Thich Nhat Hanh: The Monk Who Breathed Beyond the Boundaries

“I am a continuation, like the rain is a continuation of the cloud.”

Marc Farre
3 min readJan 22, 2022


Photo: Plum Village

Brother Thây, as his students affectionately called him, was a living, breathing love letter to humankind, and to life itself.

There was no human emotion — love, anger, fear, despair, sadness, contemplation, boredom, joy — that this humble Vietnamese monk was not able to fully penetrate, and transform, through the simple power of his words, and his gentle voice. Those words, so plain and unadorned, yet so powerful in their effect, were informed by a heart as brilliant as a diamond — and by a life that was no stranger to war, poverty, or human suffering.

Nhat Hanh showed us that there is only one way to be free of emotional suffering: through an acute awareness of what is happening inside and outside us at any moment, via the simple vehicle of our thoughts and our senses. He called that exquisite state of awareness mindfulness — and he would often remind us not to “miss your appointment with the present.”

The beauty of mindfulness is that it’s a state that’s available to anyone, anywhere, at any time. No mumbo-jumbo, no learning sutras or foreign languages, no saffron robes. No pill; just a little will. It’s a state that can bring us, almost instantly, into a sense of aliveness and joy, and to connection with the living things all around us.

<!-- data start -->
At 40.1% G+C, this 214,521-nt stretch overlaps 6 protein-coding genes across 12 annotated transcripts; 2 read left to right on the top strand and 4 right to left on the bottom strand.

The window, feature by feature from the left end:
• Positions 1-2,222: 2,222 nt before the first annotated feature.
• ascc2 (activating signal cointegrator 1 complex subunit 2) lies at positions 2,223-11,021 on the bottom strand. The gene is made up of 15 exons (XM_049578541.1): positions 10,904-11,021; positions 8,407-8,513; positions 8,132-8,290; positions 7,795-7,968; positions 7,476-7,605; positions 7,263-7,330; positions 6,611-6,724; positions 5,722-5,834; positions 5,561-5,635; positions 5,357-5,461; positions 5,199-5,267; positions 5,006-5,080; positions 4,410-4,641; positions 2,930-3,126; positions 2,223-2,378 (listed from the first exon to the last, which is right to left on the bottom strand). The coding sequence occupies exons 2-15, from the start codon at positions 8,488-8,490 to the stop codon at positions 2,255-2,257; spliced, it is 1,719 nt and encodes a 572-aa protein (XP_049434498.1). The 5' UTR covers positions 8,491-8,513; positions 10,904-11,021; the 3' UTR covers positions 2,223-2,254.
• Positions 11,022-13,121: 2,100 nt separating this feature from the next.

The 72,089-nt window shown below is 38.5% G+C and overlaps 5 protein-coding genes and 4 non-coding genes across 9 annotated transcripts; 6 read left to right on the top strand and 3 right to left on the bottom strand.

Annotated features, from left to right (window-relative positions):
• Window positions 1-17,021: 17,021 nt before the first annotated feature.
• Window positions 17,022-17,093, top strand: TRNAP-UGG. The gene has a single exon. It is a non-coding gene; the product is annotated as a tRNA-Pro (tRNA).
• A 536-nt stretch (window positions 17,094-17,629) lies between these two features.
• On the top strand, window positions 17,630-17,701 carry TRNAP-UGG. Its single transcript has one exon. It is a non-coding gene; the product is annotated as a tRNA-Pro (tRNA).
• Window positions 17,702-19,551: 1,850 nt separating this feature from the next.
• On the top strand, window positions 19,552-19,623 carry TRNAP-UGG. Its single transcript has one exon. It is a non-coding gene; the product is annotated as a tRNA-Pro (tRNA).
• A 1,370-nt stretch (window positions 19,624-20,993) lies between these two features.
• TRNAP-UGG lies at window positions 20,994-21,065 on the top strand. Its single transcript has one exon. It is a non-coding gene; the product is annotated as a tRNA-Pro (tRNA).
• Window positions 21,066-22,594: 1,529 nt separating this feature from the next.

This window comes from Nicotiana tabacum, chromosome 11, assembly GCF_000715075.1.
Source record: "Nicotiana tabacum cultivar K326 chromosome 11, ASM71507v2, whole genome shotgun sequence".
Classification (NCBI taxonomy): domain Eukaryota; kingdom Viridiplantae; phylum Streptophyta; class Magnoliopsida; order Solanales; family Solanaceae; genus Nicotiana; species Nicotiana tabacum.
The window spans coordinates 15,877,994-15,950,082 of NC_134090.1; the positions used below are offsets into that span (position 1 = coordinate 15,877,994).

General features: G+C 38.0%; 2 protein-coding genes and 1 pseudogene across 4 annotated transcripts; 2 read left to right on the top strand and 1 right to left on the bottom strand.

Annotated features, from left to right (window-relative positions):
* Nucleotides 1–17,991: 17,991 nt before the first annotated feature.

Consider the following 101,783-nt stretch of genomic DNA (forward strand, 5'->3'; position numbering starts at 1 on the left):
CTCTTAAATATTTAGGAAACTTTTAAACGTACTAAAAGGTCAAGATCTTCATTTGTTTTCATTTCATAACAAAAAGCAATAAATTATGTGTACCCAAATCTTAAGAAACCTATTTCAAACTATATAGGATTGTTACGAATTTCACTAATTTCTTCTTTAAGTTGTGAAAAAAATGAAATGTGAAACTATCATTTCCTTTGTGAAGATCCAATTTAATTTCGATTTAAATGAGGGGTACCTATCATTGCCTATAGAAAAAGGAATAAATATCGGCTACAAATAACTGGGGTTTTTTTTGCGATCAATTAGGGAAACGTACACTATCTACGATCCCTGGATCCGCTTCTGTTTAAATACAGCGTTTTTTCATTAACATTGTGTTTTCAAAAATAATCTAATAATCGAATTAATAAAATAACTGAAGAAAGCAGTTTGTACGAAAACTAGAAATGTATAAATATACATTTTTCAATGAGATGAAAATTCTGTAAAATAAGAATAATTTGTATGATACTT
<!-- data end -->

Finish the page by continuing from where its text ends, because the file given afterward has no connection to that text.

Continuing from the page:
“Our own life has to be our message.” Thich Nhat Hanh

It’s usually the case that you have to do some lifting to remove the debris blocking the road. That same power of mindfulness — practiced through simple breathing exercises, accompanied by equally simple affirmations — has the power to defuse and dissolve negative feelings like anger and sadness. Those snarling gargoyles stand in the way of entering our own little Garden of Eden: the simple acceptance of, and gratitude for, what (and who) is here and now. (And may not be later.)

Opening the doors of the heart in this way also opens the doors to the suffering and points of view of others, and to defusing the tensions and misunderstandings that so often lead to estrangement, violence, divorce, loneliness. This is one reason why Nhat Hanh often conducted workshops and retreats with police officers.

Mindfulness also calls us to contemplate our interconnection (which he called interbeing) with absolutely everything around us — from other people to the clouds that bring rain. That extends to death and birth, too, which he saw as twin illusions that separate us from the deeper experience of what being alive really means.

Thây was as far from a New Age personage, or bromide-dispensing guru as you can get. The deep calm that seemed to radiate from within his quiet, measured voice held a hidden power — one that sprang from a lifetime (more likely several) of suffering, devotion, and learning.

Pick up any one of the 100 books that Thich Nhat Han wrote, open it to any page, and you will instantly be drinking from that clear water of love, wisdom and compassion for all living things.

Birth and death are only a game of hide-and-seek. So smile to me and take my hand and wave good-bye. Tomorrow we shall meet again or even before. We shall always be meeting again at the true source. Always meeting again on the myriad paths of life.

― Thich Nhat Hanh, “No Death, No Fear”



Marc Farre

Writer, recording artist, traveler, faux-polymath. Nothing human is foreign to me.